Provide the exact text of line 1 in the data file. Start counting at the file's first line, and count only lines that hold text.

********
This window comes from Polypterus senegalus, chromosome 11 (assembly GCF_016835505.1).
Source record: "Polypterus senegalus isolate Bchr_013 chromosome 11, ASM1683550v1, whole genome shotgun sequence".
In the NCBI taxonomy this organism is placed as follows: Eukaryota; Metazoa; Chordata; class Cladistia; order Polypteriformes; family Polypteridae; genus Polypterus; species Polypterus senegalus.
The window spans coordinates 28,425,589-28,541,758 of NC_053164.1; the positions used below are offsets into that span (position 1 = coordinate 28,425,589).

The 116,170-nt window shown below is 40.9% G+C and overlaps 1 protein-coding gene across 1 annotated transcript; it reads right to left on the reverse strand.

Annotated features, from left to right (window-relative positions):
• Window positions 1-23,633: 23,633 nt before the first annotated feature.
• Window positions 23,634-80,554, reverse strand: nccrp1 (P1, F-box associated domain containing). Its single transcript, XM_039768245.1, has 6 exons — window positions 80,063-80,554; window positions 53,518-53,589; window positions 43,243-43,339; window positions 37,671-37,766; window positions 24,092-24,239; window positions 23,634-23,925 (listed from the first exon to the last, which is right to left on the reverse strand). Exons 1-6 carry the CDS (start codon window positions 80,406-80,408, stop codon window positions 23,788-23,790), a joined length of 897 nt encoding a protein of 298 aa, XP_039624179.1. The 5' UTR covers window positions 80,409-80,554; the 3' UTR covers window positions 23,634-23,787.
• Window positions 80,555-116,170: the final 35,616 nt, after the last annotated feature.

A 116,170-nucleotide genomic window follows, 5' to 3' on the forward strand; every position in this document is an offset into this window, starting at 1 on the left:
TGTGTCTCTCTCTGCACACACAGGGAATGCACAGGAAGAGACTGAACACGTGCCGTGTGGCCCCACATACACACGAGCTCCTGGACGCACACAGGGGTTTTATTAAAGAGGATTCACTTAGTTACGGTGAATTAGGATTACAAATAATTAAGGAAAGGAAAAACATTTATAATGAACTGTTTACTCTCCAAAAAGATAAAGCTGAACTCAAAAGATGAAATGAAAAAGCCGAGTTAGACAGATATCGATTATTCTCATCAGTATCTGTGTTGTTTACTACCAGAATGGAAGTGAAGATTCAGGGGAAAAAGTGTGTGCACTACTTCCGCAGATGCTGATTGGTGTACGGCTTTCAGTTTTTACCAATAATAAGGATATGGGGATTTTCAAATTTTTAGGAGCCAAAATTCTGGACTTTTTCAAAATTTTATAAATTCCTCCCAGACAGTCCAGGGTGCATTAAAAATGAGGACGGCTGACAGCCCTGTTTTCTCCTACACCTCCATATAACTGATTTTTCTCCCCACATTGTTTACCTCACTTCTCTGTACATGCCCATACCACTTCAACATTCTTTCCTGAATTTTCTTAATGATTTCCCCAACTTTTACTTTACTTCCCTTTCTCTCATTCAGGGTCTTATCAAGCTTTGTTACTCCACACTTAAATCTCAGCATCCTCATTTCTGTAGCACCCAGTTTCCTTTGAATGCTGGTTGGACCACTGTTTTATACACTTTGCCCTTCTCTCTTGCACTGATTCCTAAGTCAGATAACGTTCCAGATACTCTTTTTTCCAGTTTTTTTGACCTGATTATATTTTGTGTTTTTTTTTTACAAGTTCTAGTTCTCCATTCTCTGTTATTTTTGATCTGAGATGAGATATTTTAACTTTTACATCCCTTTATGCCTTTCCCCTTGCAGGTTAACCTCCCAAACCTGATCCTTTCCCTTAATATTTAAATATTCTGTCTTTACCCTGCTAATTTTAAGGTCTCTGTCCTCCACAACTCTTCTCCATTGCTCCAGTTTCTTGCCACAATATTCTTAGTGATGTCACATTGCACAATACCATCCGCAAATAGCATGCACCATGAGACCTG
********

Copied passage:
This window comes from Polypterus senegalus, chromosome 11 (assembly GCF_016835505.1).